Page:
Domain-driven design is a means of communication, which is based on a profound understanding of the relevant business domain. This is subsequently modeled specifically for the application in question. Domain models contain no technical considerations and are restricted exclusively to business aspects. Domain models represent an abstraction of a business domain, which aims to capture the exemplary aspects of a specific implementation for this domain. The objectives are:
- To significantly simplify communication between domain experts and developers by using a common language (the domain model)
- To enable the requirements placed on the software to be defined more accurately and in a more targeted way
- It must be possible to describe, specify, and document the software more precisely and more comprehensibly, using a clearly defined language, which will make it easier to maintain
The technical aspects of architecture can be grouped into domains in order to create specific views of the overall system. These domains cover security, performance, and other areas. The integration of systems and information also represents a specific view of the overall system, and can be turned into a domain.
Integration domain is used to mean different things in different contexts. One widely used meaning is "application domain," in other words, a clearly defined, everyday problem area where computer systems and software are used. Enterprise architectures are often divided into business and technical domains:
- Business domains may include training, resource management, purchasing, sales or marketing, for example.
- Technical domains are generally areas such as applications, integration, network, security, platforms, systems, data, and information management.
The blueprint, however, sees integration as a technical domain, which supports business domains, and has its own views that can be regarded as complementary to the views of other architecture descriptions.
In accordance with Evans (Evans, 2004), the Trivadis Integration Architecture Blueprint is a ubiquitous language for describing integration systems. This and the structure of the integration domain on which it is based, have been tried and tested in a variety of integration projects using different technologies and products. The blueprint has demonstrated that it offers an easy-to-use method for structuring and documenting implementation solutions. As domain models for integration can be formulated differently depending on the target platform (for example, an object-oriented system or a classic ETL solution), the domain model is not described in terms of object orientation. Instead, the necessary functionality takes the form of building blocks (which are often identical with familiar design patterns) on a higher level of abstraction. This makes it possible to use the blueprint in a heterogeneous development environment with profitable results.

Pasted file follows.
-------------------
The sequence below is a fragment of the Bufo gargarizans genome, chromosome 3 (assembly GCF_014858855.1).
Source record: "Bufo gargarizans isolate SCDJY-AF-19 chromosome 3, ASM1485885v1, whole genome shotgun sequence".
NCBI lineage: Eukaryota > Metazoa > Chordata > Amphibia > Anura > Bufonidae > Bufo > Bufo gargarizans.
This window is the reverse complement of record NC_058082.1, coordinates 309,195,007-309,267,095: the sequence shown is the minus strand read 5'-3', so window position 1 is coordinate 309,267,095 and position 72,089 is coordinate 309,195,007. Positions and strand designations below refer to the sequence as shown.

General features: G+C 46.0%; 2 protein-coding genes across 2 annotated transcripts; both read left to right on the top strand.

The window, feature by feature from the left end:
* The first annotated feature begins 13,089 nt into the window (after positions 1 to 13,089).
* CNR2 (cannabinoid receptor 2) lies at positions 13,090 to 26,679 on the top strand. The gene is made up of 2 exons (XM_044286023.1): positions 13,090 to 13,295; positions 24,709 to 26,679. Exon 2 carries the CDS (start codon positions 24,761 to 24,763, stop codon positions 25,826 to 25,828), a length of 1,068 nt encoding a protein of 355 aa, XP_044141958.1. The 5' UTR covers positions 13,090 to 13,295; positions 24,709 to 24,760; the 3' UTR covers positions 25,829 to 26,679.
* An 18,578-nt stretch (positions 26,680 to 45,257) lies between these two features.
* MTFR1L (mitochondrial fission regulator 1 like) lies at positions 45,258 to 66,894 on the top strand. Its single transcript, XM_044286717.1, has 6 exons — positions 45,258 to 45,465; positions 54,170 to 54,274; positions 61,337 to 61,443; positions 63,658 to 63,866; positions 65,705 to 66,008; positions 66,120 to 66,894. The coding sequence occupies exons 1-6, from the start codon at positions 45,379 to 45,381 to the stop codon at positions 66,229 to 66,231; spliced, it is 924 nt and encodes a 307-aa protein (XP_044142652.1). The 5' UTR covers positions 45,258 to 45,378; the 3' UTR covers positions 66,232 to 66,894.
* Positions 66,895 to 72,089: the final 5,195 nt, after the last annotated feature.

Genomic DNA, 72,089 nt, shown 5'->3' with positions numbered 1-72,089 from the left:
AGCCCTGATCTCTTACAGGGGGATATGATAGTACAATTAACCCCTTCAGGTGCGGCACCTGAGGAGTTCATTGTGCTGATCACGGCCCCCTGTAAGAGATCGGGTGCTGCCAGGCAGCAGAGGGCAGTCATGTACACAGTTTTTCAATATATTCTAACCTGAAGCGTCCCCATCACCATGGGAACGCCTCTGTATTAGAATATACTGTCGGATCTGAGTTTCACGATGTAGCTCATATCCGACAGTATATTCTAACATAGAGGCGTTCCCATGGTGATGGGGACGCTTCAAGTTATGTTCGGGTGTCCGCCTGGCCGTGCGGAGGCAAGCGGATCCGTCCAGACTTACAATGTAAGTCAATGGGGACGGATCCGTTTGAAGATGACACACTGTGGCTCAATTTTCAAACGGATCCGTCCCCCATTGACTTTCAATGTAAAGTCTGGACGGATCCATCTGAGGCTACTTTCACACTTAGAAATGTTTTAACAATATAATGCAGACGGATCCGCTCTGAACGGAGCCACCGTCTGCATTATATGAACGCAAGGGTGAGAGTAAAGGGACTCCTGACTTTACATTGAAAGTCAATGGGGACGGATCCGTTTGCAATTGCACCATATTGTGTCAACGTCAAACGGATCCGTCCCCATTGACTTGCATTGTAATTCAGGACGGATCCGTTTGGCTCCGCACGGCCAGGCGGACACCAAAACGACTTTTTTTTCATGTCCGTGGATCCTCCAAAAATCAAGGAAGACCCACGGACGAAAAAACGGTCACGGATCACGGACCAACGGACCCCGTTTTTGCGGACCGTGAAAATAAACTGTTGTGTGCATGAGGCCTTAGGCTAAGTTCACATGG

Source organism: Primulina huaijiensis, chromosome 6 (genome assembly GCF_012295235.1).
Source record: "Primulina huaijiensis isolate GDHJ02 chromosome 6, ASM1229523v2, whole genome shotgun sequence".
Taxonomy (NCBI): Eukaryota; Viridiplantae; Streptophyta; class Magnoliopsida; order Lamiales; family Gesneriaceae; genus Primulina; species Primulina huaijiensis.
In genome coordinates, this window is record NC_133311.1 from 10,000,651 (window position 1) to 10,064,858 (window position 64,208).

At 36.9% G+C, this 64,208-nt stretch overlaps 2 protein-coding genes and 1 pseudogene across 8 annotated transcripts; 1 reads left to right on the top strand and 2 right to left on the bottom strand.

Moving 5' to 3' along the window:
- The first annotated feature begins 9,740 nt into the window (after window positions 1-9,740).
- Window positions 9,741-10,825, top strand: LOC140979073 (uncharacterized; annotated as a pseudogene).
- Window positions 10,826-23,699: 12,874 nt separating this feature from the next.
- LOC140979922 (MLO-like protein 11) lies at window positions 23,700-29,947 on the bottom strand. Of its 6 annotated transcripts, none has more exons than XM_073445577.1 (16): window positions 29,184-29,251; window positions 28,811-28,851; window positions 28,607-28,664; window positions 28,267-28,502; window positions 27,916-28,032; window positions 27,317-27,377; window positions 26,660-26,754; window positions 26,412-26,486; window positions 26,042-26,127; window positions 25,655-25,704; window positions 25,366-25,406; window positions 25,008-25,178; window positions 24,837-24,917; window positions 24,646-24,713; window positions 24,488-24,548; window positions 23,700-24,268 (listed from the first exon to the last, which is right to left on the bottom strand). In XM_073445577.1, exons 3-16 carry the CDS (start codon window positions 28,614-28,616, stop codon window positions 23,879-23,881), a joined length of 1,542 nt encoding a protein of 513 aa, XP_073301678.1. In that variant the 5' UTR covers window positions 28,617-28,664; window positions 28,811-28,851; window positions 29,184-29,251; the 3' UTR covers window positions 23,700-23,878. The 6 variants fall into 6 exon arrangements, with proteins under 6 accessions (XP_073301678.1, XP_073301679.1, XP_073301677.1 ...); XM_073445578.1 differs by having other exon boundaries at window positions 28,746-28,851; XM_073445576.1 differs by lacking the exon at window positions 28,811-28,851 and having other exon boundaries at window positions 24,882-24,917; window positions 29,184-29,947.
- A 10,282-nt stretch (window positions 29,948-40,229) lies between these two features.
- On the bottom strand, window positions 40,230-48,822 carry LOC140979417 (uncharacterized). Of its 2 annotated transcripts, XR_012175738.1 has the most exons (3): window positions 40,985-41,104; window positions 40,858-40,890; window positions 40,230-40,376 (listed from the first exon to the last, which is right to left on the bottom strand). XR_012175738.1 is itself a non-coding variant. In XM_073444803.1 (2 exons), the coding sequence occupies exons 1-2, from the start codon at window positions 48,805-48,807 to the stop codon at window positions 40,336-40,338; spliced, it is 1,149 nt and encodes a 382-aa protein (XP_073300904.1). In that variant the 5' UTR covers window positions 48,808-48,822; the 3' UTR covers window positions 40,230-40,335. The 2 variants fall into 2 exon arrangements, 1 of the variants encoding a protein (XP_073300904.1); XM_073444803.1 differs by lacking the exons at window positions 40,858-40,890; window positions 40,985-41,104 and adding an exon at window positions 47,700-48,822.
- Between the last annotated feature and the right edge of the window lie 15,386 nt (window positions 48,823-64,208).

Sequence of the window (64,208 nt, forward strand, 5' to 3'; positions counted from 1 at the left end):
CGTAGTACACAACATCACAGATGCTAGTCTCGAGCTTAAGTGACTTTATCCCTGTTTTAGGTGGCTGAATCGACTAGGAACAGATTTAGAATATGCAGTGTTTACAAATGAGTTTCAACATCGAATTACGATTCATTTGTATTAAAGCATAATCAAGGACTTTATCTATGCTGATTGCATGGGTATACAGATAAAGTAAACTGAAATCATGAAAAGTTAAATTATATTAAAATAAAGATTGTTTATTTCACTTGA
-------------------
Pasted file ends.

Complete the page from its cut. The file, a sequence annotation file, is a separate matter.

An architecture blueprint is based on widely used, tried-and-tested techniques, components, and patterns, which are grouped into a suitable structure to meet the requirements of the target domain.
The concepts, the functionality, and the building blocks to be implemented are described in an abstract form in blueprints. These are then replaced or fine-tuned by product-specific building blocks in the implementation project. Therefore, the Trivadis Integration Architecture Blueprint has been deliberately designed to be independent of individual vendors, products, and technologies. It includes integration scenarios and proposals that apply to specific problems, and can be used as aids during the project implementation process. The standardized view of the integration domain and the standardized means of representation enable strategies, concepts, solutions, and products to be compared with one another more easily in evaluations of architectures.
The specifications of the blueprint act as guidelines. Differences between this model and reality may well occur when the blueprint is implemented in a specific project. Individual building blocks and the relationships between them may not be needed, or may be grouped together. For example, the adapter and mapper building blocks may be joined together to form one component in implementation processes or products.
(For more resources on Trivadis Integration and SOA, see here.)
Structuring the integration blueprint
The following diagram is an overview of the Trivadis Integration Architecture Blueprint. It makes a distinction between the application and information view and the integration view.